Secondary Mitigation: The workforce member’s access to ePHI must be periodically reviewed and updations made as their job functions change so as to ensure minimum access to ePHI. Access details must be documented and updated. Periodic audits must be carried out. A sanction policy must be implemented for sharing passwords.

    Success criteria: Reports from the periodic audits will show how the defined policies are carried out and how they are periodically updated. User access logs also can be referred to verify users’ access to ePHI based on their job functions.

    Shahid N. Shah MS


  2. Healthcare Cyber Crime

    A rise in cyber attacks against doctors and hospitals is costing the U.S. health-care system $6 billion a year as organized criminals who once targeted retailers and financial firms increasingly go after medical records, security researchers say.



  3. Cyber Update

    “Cyber criminals turn to ransomware as victims pay out.” By Lara Lackie for IT ProPortal, January 26, 2016.

    “With so many victims paying out, it is no wonder that ransomware is becoming more and more attractive to cyber criminals. Once files are encrypted, you’d better hope your backups are secure and up to date, or pay the fine and keep your fingers crossed that the files will be decrypted!” – James Miller, Managing Director at Foursys, which shared the results of an IT Security Survey.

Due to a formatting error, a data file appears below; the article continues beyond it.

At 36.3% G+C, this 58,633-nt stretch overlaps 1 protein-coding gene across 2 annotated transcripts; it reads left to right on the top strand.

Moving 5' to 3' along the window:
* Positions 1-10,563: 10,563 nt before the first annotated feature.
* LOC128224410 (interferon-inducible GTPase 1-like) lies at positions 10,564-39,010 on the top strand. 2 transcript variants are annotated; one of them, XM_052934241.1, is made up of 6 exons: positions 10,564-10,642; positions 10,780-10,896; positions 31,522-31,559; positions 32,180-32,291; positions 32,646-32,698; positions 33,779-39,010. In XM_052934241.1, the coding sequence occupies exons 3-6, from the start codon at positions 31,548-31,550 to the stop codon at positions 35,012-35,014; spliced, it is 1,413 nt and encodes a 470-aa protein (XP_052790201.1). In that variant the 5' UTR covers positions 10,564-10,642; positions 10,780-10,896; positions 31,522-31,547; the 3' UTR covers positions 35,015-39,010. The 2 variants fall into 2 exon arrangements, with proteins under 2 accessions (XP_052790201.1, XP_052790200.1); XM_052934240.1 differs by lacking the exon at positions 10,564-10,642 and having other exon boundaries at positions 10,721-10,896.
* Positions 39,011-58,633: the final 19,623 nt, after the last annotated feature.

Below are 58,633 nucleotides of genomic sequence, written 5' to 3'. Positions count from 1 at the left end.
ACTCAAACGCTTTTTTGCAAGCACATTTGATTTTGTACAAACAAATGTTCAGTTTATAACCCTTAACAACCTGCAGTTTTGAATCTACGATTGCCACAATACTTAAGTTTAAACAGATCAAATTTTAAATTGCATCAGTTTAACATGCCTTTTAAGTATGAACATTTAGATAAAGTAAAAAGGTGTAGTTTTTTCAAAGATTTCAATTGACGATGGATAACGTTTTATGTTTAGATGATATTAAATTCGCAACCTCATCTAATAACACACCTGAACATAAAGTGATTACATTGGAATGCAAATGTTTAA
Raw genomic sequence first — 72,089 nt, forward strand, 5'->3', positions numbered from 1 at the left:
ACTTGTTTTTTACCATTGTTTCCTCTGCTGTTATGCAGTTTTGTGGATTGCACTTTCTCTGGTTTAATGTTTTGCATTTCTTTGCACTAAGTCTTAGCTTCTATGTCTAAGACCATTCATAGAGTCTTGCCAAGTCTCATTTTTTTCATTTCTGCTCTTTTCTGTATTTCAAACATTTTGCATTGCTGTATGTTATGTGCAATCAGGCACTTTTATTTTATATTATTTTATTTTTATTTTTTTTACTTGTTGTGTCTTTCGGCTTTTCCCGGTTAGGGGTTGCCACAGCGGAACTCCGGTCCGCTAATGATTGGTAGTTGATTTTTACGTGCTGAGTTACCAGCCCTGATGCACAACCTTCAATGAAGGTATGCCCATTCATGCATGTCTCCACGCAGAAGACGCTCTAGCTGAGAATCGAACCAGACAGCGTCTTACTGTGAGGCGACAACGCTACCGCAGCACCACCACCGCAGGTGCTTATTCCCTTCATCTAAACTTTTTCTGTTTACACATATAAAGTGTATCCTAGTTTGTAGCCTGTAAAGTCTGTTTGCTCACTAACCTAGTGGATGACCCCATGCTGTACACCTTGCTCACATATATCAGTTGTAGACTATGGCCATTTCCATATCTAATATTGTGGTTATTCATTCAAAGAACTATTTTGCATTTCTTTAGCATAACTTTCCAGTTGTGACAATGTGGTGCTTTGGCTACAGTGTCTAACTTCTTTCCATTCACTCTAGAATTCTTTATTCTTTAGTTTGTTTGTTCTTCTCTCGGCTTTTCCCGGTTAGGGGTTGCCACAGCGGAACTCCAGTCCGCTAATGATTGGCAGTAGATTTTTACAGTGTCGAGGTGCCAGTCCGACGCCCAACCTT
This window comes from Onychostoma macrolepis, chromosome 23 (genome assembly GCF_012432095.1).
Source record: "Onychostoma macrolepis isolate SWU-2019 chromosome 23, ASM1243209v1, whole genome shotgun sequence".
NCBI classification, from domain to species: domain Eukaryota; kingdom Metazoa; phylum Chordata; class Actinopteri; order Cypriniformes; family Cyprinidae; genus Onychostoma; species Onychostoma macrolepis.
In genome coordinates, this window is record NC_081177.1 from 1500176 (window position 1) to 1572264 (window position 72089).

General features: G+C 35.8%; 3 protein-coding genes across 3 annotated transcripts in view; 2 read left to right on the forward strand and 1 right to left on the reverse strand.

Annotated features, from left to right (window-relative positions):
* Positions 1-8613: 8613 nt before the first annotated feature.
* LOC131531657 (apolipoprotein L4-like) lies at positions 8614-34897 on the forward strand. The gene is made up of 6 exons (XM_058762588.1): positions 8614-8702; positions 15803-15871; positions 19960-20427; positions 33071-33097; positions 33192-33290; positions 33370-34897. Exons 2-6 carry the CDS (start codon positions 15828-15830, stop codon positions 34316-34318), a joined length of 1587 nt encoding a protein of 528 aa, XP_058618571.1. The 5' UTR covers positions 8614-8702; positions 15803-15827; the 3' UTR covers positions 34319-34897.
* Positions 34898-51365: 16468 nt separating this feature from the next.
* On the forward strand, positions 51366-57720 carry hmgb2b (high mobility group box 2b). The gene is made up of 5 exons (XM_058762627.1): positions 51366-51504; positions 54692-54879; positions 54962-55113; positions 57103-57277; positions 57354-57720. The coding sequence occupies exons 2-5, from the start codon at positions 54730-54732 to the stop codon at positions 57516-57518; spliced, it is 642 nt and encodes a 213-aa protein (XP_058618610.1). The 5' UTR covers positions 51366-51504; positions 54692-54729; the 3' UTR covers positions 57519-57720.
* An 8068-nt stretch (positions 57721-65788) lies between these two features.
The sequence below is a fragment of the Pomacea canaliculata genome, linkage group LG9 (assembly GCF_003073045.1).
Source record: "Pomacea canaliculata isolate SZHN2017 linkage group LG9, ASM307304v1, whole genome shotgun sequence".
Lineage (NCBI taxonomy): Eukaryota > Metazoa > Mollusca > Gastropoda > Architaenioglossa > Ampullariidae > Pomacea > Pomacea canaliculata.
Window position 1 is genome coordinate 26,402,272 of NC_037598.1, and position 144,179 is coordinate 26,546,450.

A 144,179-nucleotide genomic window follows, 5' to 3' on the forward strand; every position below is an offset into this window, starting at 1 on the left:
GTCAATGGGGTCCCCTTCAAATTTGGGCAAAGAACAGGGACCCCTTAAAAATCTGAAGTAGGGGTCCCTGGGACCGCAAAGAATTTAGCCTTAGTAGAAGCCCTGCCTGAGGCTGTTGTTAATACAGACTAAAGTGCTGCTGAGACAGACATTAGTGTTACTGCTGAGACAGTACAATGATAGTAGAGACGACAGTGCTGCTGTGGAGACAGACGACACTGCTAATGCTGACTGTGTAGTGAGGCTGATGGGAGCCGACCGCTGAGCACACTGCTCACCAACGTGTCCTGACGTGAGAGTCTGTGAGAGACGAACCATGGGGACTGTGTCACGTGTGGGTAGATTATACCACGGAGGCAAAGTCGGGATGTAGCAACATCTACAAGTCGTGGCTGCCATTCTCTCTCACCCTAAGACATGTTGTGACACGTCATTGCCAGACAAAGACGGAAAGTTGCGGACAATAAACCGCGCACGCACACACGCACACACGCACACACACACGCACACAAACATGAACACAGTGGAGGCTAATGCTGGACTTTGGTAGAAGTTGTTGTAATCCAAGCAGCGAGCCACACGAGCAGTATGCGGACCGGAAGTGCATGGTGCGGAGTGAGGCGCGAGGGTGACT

For HIPAA-covered entities it gets worse:

    “Cyberthugs targeting companies with ransomware based on extortion amount for data.” By Ms. Smith for Network World, January 26, 2016.

    “As if the steady rise of ransomware isn’t alarming enough, businesses that get hit with ransomware may not be unlucky targets of opportunity, but targets of choice as cyberthugs are setting ransom demands based on how much valuable data a business has.”

    Cyberthugs are aware that no personal data is more valuable than medical records. Count on it.

    Back up. Back up. Back up. Back up. Back up. Back up. Back up. Back up. Back up.

    D. Kellus Pruitt DDS